Sean Nicholas Savage

Other Death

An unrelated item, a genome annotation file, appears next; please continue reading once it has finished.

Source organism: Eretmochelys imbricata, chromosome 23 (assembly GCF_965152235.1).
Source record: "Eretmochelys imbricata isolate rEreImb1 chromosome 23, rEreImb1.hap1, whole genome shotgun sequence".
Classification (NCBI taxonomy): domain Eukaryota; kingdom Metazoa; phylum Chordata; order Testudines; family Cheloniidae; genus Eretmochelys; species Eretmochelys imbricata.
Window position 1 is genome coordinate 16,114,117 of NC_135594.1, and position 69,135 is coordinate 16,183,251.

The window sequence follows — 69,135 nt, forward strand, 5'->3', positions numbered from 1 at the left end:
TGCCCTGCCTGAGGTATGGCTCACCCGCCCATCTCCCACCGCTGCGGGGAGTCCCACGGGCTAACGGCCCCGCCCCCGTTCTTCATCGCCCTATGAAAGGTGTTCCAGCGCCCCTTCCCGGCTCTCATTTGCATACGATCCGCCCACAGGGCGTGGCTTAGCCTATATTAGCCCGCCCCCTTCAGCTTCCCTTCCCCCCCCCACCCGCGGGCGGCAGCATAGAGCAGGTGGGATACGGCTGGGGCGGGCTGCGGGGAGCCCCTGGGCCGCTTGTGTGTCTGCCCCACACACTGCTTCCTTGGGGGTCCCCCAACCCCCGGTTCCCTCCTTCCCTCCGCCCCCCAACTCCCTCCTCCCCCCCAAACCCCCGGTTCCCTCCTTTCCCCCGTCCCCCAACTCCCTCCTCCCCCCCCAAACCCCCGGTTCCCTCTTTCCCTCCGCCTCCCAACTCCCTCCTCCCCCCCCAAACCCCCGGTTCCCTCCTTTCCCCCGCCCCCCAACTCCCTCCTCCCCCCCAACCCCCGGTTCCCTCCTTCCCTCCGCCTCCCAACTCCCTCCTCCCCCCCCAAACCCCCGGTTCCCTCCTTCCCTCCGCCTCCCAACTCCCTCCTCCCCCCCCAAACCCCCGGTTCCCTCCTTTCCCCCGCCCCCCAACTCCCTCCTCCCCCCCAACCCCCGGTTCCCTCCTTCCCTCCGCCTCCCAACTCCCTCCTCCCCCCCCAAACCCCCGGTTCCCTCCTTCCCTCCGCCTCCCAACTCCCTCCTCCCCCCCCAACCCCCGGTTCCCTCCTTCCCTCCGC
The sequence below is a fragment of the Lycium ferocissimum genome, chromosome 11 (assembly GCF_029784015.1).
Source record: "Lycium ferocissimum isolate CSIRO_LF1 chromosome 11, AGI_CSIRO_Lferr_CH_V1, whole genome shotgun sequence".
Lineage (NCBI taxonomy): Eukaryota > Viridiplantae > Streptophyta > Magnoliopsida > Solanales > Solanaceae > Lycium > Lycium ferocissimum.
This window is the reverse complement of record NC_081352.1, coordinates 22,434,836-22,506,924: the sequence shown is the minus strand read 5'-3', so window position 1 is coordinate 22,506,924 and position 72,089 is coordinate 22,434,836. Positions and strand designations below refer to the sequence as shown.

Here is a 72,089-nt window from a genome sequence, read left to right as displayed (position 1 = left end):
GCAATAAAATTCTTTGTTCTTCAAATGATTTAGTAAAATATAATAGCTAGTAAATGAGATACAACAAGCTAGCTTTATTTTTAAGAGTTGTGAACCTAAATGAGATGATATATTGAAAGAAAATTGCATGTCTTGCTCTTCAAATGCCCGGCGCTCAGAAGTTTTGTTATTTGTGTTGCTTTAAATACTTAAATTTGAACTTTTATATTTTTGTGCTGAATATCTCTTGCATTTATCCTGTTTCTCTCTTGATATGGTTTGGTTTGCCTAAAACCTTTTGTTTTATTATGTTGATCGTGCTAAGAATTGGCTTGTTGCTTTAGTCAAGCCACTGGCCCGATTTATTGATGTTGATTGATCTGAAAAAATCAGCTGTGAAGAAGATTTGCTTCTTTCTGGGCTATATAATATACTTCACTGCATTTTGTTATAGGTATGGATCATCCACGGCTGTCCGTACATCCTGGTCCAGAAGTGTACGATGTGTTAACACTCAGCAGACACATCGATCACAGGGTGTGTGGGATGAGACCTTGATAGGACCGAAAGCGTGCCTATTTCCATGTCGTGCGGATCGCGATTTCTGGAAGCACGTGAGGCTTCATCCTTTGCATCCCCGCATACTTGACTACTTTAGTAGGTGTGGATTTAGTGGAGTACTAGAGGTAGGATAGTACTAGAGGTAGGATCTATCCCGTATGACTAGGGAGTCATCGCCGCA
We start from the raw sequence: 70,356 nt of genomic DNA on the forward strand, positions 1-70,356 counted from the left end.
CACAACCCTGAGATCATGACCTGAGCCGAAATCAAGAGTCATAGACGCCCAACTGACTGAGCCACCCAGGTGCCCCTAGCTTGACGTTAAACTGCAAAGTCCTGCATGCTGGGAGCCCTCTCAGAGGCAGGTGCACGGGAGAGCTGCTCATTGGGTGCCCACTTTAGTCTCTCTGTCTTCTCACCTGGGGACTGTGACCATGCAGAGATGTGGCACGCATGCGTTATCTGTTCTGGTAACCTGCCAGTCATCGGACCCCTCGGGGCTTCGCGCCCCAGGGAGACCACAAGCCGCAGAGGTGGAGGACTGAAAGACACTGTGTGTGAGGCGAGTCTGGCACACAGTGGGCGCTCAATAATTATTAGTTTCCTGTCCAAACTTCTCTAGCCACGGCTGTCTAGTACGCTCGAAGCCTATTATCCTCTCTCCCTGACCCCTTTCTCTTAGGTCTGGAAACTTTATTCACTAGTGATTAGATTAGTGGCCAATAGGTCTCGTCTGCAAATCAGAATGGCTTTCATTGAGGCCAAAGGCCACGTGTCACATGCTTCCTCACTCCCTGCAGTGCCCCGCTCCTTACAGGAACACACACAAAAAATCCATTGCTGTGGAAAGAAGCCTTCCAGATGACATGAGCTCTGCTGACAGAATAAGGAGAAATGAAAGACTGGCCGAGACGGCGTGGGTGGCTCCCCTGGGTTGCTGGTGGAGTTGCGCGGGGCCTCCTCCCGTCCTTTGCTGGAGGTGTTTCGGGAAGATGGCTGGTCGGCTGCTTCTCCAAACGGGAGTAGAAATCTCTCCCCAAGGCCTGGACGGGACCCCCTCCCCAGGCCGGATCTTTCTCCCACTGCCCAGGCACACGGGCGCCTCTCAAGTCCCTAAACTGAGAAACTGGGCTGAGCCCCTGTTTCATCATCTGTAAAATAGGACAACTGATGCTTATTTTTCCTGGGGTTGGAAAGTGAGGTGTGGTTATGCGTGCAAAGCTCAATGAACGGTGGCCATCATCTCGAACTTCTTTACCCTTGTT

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In line with the smooth R&B-crooned, arty synth pop of 2013's Other Life and 2014's Bermuda Waterfall much more so than his earlier lo-fi takes on brighter '50s and '60s (and ever early-'80s) pop, and with a title that's a clear reference to Other Life, 2015's Other Death may or may not mark the end of a slinky trilogy in Sean Nicholas Savage's catalog. The album opens with a wistful piano instrumental titled "Death" before plunging into funky, smarmy R&B with "Propaganda" ("I'm a freak, yeah/Wild and free/Propaganda can't have me"). Exaggerated, overly sincere groans and yelps come off a lot like Jemaine Clement delivering a Flight of the Conchords tune, but Savage is nearly always performing with a little wink and a little weirdness, so that's not to undermine intention. Neither should we be afraid to smile at the whispered "Look at you/Miracles happen every day" in "Casablanca," the poetry-slam word association in "Why I Love U," or the Bee Gees-inflected "Dont B Sad." Soundwise, in addition to Savage's Green Gartside-like vocal delivery, the pingy, early-'80s keyboards and syncopated basslines of new wave appear throughout the record, but especially on the drum machine-teeming "Promises." Though Other Death features collaborators such as Agor of labelmates Blue Hawaii and Errhead of Doldrums, the album really feels like the work of a sole lonely fellow in an after-hours corner of his bedroom, with the exception of the relatively upbeat but still yearning "1 More Chance" with Nite Jewel co-writing and joining him on vocals. The late-night intimacy hits a crescendo on "Romeo" ("Maybe I would lose my mind without you"), which quotes Shakespeare and reaches peak falsetto. An uptempo (for him) affair that may belie its title, Other Death delivers a consistently wacky coveter of hearts with sensuality and panache to spare.

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